In this article, Gaukhar Narbekova, Partner of MinTax Group, Director of the Audit Department, describes the procedure for the presentation of transactions under long-term contracts in the accounting and tax records using an example taken from practical experience in the course of rendering audit and consulting services to organizations providing services to subsoil users.
In connection with the entry into force of the new IFRS 15 “Revenue from Contracts with Customers”, accountants often ask questions about changes in the accounting treatment for transactions related to production and construction, the duration of which exceeds one reporting period, i.e. long-term contracts.
For example, an entity provides services and performs construction operations for organizations working in the oil and gas industry, which include logging, gas logging, well drilling, etc. Some contracts may be for turnkey well drilling, that is, for a full cycle of well construction at the customers’ territory.
So, the contracts are classified as long-term ones, that is, the construction of a well begins in one reporting period and ends in the next period.
Let’s consider an example of a long-term contract signed in July 2018 for the construction of XX-7 well, under which operations are supposed to be completed by September 2019. The Customer controls the performance of work, the well is located in the territory, which belongs to the Customer on the right of ownership.
According to the contract, the Contractor undertakes to perform and complete the work within the following deadlines:
– to install special equipment by October 20, 2018;
– to reach a well depth of up to 2,000 meters by December 31, 2018;
– to complete well drilling at a depth of 4,100 meters and deliver the well to the Customer by April 15, 2019.
The cost of work under the contract is CU 3,792,500. The interim payments are made in stages:
– after equipment installation CU185,000
– on reaching a well depth of 2,000 meters – CU 600,000.
– on well commissioning and reaching a well depth of 4,100 meters – CU 3,007,500.
Actual costs under the contract comprised: CU 1,120,000 in 2018; CU 3,067,500 in 2019. In fact, the contract is unprofitable.
The following questions are often asked in connection with the accounting treatment:
- What is the right way to account for the costs arising from this contract and other long-term contracts during their performance (to recognize as future costs or as current costs) and how should they be reflected in financial and tax reports?
- If the contract is unprofitable, and the company recognizes tax income in the amount of expenses incurred – is it possible to further adjust the income for the amount actually received?
- What is the proper way to present income and expenses on long-term contracts in accounting and tax records, in particular – in the CIT declaration?
Conclusions and justifications:
- In accordance with paragraph 4 of Article 663 of CCRK, delivery of the work results by the contractor and acceptance of them by the customer shall be formalized by an act, signed by both parties, In case of failure of one party to sign the act, it is marked about this and shall be signed by the other party. An unilateral act of delivery or acceptance of the results of work can be recognized by a court as valid, only if the reasons for the refusal to sign the act were recognized unreasonable by the court. That is, if the customer proves to the court that he objectively could not sign the act, then the court will recognize the unilateral signing as invalid.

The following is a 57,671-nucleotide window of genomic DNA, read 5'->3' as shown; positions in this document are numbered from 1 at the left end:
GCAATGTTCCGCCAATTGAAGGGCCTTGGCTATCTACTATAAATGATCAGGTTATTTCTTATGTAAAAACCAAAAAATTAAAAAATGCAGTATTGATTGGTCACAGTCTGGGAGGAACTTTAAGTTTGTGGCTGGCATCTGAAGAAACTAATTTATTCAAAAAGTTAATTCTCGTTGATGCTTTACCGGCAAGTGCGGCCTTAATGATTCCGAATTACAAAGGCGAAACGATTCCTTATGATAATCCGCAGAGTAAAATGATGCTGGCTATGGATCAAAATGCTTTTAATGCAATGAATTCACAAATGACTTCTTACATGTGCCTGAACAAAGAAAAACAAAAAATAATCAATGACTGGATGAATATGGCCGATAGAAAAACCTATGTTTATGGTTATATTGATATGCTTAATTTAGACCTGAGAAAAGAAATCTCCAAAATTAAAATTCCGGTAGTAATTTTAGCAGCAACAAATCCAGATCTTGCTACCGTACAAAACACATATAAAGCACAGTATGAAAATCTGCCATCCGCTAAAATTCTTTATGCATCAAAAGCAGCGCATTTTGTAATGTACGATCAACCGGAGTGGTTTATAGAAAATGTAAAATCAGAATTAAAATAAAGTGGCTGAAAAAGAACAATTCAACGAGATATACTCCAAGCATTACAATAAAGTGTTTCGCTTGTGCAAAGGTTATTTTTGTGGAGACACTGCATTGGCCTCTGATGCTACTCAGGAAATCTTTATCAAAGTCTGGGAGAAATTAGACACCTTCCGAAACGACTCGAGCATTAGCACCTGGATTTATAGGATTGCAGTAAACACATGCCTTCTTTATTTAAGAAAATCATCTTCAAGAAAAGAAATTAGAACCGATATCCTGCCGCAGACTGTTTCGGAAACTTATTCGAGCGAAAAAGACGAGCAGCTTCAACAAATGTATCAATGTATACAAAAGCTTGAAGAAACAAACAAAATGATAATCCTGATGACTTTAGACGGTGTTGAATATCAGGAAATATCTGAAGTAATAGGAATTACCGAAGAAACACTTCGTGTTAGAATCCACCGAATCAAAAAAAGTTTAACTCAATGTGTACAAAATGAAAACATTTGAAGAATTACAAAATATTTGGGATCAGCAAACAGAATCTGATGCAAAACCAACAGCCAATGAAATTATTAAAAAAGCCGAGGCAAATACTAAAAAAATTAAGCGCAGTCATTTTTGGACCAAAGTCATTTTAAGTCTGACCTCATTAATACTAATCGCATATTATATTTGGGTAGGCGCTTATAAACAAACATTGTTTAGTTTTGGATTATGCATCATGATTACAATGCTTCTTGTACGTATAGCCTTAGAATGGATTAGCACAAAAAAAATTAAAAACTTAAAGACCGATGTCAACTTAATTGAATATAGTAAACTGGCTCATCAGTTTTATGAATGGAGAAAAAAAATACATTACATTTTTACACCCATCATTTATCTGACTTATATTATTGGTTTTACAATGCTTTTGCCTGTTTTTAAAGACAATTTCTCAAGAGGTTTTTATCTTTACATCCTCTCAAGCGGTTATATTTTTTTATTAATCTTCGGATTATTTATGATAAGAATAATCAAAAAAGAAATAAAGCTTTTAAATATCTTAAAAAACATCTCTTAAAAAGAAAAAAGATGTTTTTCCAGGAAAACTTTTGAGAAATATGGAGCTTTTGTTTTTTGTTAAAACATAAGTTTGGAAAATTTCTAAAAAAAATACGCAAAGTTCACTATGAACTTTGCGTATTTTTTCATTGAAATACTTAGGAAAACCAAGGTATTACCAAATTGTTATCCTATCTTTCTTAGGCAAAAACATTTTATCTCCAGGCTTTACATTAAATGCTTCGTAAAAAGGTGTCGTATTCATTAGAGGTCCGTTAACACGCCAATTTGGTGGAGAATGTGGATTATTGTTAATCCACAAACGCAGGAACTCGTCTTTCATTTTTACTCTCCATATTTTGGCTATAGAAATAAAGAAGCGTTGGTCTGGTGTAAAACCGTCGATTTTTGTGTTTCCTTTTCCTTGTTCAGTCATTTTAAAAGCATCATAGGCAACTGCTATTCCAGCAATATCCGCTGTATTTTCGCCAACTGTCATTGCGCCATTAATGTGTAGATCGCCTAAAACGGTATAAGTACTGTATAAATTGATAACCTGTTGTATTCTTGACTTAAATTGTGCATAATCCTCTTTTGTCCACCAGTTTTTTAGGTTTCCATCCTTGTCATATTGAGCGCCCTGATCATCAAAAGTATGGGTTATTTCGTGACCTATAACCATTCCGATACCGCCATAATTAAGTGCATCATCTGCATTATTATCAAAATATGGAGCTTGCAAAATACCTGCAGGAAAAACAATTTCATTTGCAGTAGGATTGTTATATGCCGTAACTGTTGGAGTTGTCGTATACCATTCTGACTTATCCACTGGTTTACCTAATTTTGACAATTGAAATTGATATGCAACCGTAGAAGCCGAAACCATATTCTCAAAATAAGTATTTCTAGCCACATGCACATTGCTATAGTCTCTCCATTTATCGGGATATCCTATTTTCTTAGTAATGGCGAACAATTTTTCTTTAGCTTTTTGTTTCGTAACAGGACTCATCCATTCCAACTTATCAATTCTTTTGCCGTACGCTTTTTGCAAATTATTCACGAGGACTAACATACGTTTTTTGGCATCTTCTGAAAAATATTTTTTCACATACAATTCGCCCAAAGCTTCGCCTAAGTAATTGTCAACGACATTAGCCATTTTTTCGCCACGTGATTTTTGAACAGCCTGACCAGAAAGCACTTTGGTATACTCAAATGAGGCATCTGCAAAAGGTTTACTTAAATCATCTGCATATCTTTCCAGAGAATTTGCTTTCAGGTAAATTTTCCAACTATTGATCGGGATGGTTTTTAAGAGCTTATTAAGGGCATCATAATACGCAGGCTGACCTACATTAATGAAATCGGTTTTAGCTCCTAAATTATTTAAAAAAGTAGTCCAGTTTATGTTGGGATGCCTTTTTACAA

According to IFRS 15 ‘Revenue from Contracts with Customers’, an entity shall recognize revenue when (or as) the entity satisfies a performance obligation by transferring a promised good or service (ie an asset) to a customer. An asset is transferred when (or as) the customer obtains control of that asset.
For each performance obligation satisfied over time in accordance with paragraphs 35-37 of IFRS 15 ‘Revenue from Contracts with Customers’, an entity shall recognise revenue over time by measuring the progress towards complete satisfaction of that performance obligation. The objective when measuring progress is to depict the entity’s performance in transferring control of goods or services promised to a customer (ie the satisfaction of the entity’s performance obligation).
An entity shall apply a single method of measuring progress for each performance obligation satisfied over time and the entity shall apply that method consistently to similar performance obligations and in similar circumstances. At the end of each reporting period, an entity shall remeasure its progress towards complete satisfaction of a performance obligation satisfied over time.
There are two methods of measuring progress: the output method and the input method. Previously, such methods were referred to respectively as income method and expense method.
If the output method is applied, one can use a criterion which is a condition from the contract in the described example where three work stages are specified:
1) installation of the machine;
2) drilling to a well depth of 2,000 meters;
3) drilling to a well depth of 4,100 meters;
Output methods recognise revenue on the basis of direct measurements of the value to the customer of the goods or services transferred to date relative to the remaining goods or services promised under the contract. Output methods include methods such as surveys of performance completed to date, appraisals of results achieved, milestones reached, time elapsed. When a contractor evaluates whether to apply an output method to measure its progress, he shall consider whether the output selected would faithfully depict the contractor’s performance towards complete satisfaction of the performance obligation.
Input methods recognise revenue on the basis of the entity’s efforts or inputs to the satisfaction of a performance obligation (for example, resources consumed, labour hours expended, costs incurred, time elapsed or machine hours used) relative to the total expected inputs to the satisfaction of that performance obligation.